- take part in partnerships and research projects for the development of these
and other emerging technologies;
- prepare and publish scientific information texts.
Collaboration with the University of Parma
One of the most recent activities developed by TAV VACUUM FURNACES is a collaboration
with the University of Parma
on the topic of optimal fatigue resistance of specimens made with SLM technology.
Fatigue is one of the most significant and complex parameters of industrial components;
in the aeronautical field, in fact, fatigue is counted as the cause of a high percentage
of breakages and it is for this reason that the focus of the study has focused on
it in particular.
The objectives of the collaboration were as follows:
- determining the behavior of fatigue resistance at high rpm on samples made
with AM technology;
- evaluate the effects of vacuum heat treatment on the fatigue strength of
- consider the impact of anisotropy of SLM components on fatigue resistance.
Fatigue performance of the components
That of Additive Manufacturing SLM is a process that presents three fundamental
critical issues, which concern:
- the quality of the material in terms of metallographic microstructures;
- surface roughness;
- the process residues present on the final component.
To obtain the experimental results that I will show you shortly, specimens were
used in alpha/beta titanium superalloy (Ti-6Al-4V). The choice
of this material was not accidental; it is a particularly light alloy, but resistant
to corrosion and high temperatures. These characteristics make it the most suitable
material for automotive, aerospace and biomedical engineering applications.
The research was carried out through the use of standard samples with different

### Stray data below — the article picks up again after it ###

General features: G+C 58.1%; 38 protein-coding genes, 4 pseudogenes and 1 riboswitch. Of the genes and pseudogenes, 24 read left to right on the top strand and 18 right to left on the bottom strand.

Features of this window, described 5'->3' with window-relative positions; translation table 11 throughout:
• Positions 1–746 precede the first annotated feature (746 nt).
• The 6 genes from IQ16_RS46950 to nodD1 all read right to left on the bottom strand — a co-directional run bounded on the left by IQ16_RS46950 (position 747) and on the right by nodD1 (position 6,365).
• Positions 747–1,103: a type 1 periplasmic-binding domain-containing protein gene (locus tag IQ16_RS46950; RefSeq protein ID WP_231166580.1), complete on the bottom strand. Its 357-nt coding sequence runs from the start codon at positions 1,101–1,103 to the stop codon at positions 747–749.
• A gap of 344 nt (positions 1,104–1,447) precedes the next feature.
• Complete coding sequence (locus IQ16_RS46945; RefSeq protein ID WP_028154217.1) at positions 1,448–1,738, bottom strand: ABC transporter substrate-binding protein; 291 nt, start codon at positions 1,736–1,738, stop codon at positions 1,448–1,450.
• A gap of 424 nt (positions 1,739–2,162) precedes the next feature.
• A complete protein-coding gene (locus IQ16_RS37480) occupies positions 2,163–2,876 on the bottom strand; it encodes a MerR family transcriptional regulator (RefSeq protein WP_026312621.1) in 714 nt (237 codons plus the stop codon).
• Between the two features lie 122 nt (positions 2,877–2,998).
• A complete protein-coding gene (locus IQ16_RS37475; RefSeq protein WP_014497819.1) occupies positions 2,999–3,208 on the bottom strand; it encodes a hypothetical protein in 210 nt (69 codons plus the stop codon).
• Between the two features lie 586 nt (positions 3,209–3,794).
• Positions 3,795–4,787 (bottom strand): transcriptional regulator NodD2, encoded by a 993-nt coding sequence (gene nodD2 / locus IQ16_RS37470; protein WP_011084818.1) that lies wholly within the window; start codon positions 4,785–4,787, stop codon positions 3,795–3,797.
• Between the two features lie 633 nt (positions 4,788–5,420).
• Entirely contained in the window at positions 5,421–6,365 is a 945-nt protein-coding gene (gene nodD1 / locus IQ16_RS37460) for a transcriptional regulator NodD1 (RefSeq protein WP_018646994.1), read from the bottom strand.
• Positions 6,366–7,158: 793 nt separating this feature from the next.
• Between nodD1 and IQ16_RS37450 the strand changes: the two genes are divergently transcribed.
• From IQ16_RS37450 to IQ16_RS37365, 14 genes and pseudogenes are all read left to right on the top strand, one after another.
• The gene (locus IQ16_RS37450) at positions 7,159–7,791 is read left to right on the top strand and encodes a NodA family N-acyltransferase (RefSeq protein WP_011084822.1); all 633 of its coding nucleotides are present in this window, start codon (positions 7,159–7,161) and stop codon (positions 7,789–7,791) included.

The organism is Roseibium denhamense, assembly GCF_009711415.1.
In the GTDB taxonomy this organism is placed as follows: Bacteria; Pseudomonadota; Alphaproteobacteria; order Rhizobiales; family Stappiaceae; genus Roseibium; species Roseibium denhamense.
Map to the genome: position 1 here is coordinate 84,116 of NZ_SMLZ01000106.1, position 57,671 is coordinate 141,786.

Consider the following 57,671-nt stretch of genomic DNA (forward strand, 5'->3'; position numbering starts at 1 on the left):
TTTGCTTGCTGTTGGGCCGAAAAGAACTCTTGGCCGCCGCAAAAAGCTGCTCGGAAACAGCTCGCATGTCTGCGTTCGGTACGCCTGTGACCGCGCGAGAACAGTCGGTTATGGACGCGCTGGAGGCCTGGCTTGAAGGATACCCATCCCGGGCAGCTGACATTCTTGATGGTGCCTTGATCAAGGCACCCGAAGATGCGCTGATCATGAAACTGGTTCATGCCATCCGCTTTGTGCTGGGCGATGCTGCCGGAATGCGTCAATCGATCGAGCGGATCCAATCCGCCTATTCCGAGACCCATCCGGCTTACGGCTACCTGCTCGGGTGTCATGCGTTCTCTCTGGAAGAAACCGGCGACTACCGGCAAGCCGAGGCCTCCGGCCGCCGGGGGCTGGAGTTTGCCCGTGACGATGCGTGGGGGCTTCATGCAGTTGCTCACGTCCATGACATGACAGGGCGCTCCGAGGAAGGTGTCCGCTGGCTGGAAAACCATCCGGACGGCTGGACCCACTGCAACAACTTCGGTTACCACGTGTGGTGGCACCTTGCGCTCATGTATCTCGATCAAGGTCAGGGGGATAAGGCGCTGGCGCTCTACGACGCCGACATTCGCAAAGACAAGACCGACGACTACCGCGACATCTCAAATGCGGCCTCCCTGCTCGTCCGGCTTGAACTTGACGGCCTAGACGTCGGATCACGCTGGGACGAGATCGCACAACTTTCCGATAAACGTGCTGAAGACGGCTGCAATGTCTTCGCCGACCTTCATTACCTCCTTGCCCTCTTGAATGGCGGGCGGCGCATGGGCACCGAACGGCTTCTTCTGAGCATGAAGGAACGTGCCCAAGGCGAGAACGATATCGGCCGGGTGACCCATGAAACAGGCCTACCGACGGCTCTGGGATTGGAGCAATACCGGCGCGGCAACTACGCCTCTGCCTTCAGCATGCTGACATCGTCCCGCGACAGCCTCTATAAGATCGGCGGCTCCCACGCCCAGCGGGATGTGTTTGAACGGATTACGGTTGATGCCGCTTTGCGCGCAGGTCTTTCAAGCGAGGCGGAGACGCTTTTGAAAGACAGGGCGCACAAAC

mechanical finishes and at a later stage, these were subjected to rotary bending
tests for measuring fatigue resistance.
Looking at the graph below, you can see that as the mechanical surface finish
increases, the fatigue resistance is also increased.
The two curves of the same color indicate that, with the same surface finish,
the two standard samples were increased in two different orthogonal directions with
respect to the plane on which the piece was built; the specimens therefore assumed
a different behavior depending on the direction of growth and this demonstrates
the relevance of the intrinsic anisotropic characteristic of the SLM technology.
In the second graph, you can see the effect of heat treatment on some samples,
indicated with red color curves. The trend of the curves shows that heat-treated
specimens exhibit better behavior in terms of fatigue performance, compared
to untreated ones.
Additive Manufacturing it is undeniably the emerging technology
in the field of engineering. The realization of components destined for strategic
sectors requires processes and machinery that make a finished product and it is
able to withstand the stresses deriving from the application in the field.
We have shown in the laboratory that vacuum furnaces represent a highly functional
tool for performing post-heat treatment processes at Selective Laser Melting:
the passage inside a vacuum furnace determines improvements in the microstructure
of the material in terms of detensioning, isotropic behavior and surface roughness.
If you are interested in learning more, I invite you to read the article by Prof.
Nicoletto of the Department of Industrial Engineering of the University of Parma:
Metal additive manufacturing
and vacuum heat treatments.